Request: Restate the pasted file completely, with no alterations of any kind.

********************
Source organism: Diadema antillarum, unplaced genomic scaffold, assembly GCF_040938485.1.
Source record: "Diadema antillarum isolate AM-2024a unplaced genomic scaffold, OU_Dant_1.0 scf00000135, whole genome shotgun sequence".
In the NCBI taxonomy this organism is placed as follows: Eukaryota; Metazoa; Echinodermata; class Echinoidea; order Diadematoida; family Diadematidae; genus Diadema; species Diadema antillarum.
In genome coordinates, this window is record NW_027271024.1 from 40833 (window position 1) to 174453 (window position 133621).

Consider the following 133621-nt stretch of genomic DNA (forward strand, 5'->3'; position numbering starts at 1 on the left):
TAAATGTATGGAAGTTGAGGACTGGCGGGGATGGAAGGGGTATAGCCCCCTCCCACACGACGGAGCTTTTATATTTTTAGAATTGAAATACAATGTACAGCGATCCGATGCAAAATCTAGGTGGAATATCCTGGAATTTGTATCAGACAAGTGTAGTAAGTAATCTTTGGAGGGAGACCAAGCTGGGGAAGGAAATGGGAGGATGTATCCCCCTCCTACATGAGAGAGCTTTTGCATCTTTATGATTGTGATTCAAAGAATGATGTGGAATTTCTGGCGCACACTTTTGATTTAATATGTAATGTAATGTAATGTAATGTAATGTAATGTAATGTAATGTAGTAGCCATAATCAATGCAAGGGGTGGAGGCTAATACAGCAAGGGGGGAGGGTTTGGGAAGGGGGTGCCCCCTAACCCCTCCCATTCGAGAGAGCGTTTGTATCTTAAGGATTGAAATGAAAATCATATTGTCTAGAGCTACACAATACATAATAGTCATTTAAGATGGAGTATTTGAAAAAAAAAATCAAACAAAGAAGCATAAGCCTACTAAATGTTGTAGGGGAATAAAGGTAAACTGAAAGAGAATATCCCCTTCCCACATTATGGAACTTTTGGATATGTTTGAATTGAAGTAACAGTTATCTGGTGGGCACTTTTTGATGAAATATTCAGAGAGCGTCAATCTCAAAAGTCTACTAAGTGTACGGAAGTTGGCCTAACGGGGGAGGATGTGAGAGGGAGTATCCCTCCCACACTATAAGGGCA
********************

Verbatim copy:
Source organism: Diadema antillarum, unplaced genomic scaffold, assembly GCF_040938485.1.
Source record: "Diadema antillarum isolate AM-2024a unplaced genomic scaffold, OU_Dant_1.0 scf00000135, whole genome shotgun sequence".
In the NCBI taxonomy this organism is placed as follows: Eukaryota; Metazoa; Echinodermata; class Echinoidea; order Diadematoida; family Diadematidae; genus Diadema; species Diadema antillarum.
In genome coordinates, this window is record NW_027271024.1 from 40833 (window position 1) to 174453 (window position 133621).

Consider the following 133621-nt stretch of genomic DNA (forward strand, 5'->3'; position numbering starts at 1 on the left):
TAAATGTATGGAAGTTGAGGACTGGCGGGGATGGAAGGGGTATAGCCCCCTCCCACACGACGGAGCTTTTATATTTTTAGAATTGAAATACAATGTACAGCGATCCGATGCAAAATCTAGGTGGAATATCCTGGAATTTGTATCAGACAAGTGTAGTAAGTAATCTTTGGAGGGAGACCAAGCTGGGGAAGGAAATGGGAGGATGTATCCCCCTCCTACATGAGAGAGCTTTTGCATCTTTATGATTGTGATTCAAAGAATGATGTGGAATTTCTGGCGCACACTTTTGATTTAATATGTAATGTAATGTAATGTAATGTAATGTAATGTAATGTAATGTAGTAGCCATAATCAATGCAAGGGGTGGAGGCTAATACAGCAAGGGGGGAGGGTTTGGGAAGGGGGTGCCCCCTAACCCCTCCCATTCGAGAGAGCGTTTGTATCTTAAGGATTGAAATGAAAATCATATTGTCTAGAGCTACACAATACATAATAGTCATTTAAGATGGAGTATTTGAAAAAAAAAATCAAACAAAGAAGCATAAGCCTACTAAATGTTGTAGGGGAATAAAGGTAAACTGAAAGAGAATATCCCCTTCCCACATTATGGAACTTTTGGATATGTTTGAATTGAAGTAACAGTTATCTGGTGGGCACTTTTTGATGAAATATTCAGAGAGCGTCAATCTCAAAAGTCTACTAAGTGTACGGAAGTTGGCCTAACGGGGGAGGATGTGAGAGGGAGTATCCCTCCCACACTATAAGGGCA